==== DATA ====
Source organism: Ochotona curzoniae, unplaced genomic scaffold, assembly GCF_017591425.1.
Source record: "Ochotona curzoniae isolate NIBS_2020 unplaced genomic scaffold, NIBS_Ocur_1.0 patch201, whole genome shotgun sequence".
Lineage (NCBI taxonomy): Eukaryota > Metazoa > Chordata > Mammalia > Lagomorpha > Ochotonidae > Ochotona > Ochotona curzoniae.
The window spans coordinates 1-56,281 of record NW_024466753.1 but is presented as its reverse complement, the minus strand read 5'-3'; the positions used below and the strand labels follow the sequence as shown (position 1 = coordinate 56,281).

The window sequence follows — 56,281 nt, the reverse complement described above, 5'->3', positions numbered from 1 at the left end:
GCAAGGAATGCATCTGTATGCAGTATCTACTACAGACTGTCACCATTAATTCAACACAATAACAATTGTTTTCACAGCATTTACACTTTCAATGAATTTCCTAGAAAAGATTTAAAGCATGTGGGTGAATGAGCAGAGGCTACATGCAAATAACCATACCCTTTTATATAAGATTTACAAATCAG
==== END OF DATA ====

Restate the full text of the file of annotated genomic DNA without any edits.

Source organism: Ochotona curzoniae, unplaced genomic scaffold, assembly GCF_017591425.1.
Source record: "Ochotona curzoniae isolate NIBS_2020 unplaced genomic scaffold, NIBS_Ocur_1.0 patch201, whole genome shotgun sequence".
Lineage (NCBI taxonomy): Eukaryota > Metazoa > Chordata > Mammalia > Lagomorpha > Ochotonidae > Ochotona > Ochotona curzoniae.
The window spans coordinates 1-56,281 of record NW_024466753.1 but is presented as its reverse complement, the minus strand read 5'-3'; the positions used below and the strand labels follow the sequence as shown (position 1 = coordinate 56,281).

The window sequence follows — 56,281 nt, the reverse complement described above, 5'->3', positions numbered from 1 at the left end:
GCAAGGAATGCATCTGTATGCAGTATCTACTACAGACTGTCACCATTAATTCAACACAATAACAATTGTTTTCACAGCATTTACACTTTCAATGAATTTCCTAGAAAAGATTTAAAGCATGTGGGTGAATGAGCAGAGGCTACATGCAAATAACCATACCCTTTTATATAAGATTTACAAATCAG